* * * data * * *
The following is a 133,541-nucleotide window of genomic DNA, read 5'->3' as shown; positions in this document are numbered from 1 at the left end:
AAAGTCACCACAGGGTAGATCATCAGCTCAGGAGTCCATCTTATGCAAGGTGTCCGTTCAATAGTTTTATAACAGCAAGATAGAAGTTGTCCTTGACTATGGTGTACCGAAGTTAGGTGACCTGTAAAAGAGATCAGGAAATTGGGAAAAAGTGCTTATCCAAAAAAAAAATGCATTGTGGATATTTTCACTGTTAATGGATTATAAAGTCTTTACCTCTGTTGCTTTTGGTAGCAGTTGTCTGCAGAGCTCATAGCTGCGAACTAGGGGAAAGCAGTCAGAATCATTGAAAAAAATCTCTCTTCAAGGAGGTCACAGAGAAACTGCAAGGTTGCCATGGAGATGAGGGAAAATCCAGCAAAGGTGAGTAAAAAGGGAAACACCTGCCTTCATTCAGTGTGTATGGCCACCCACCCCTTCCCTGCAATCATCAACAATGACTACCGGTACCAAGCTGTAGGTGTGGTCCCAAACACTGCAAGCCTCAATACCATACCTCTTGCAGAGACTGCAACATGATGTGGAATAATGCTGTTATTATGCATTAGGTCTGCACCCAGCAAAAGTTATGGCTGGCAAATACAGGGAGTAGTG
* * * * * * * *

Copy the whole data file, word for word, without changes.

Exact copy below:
The following is a 133,541-nucleotide window of genomic DNA, read 5'->3' as shown; positions in this document are numbered from 1 at the left end:
AAAGTCACCACAGGGTAGATCATCAGCTCAGGAGTCCATCTTATGCAAGGTGTCCGTTCAATAGTTTTATAACAGCAAGATAGAAGTTGTCCTTGACTATGGTGTACCGAAGTTAGGTGACCTGTAAAAGAGATCAGGAAATTGGGAAAAAGTGCTTATCCAAAAAAAAAATGCATTGTGGATATTTTCACTGTTAATGGATTATAAAGTCTTTACCTCTGTTGCTTTTGGTAGCAGTTGTCTGCAGAGCTCATAGCTGCGAACTAGGGGAAAGCAGTCAGAATCATTGAAAAAAATCTCTCTTCAAGGAGGTCACAGAGAAACTGCAAGGTTGCCATGGAGATGAGGGAAAATCCAGCAAAGGTGAGTAAAAAGGGAAACACCTGCCTTCATTCAGTGTGTATGGCCACCCACCCCTTCCCTGCAATCATCAACAATGACTACCGGTACCAAGCTGTAGGTGTGGTCCCAAACACTGCAAGCCTCAATACCATACCTCTTGCAGAGACTGCAACATGATGTGGAATAATGCTGTTATTATGCATTAGGTCTGCACCCAGCAAAAGTTATGGCTGGCAAATACAGGGAGTAGTG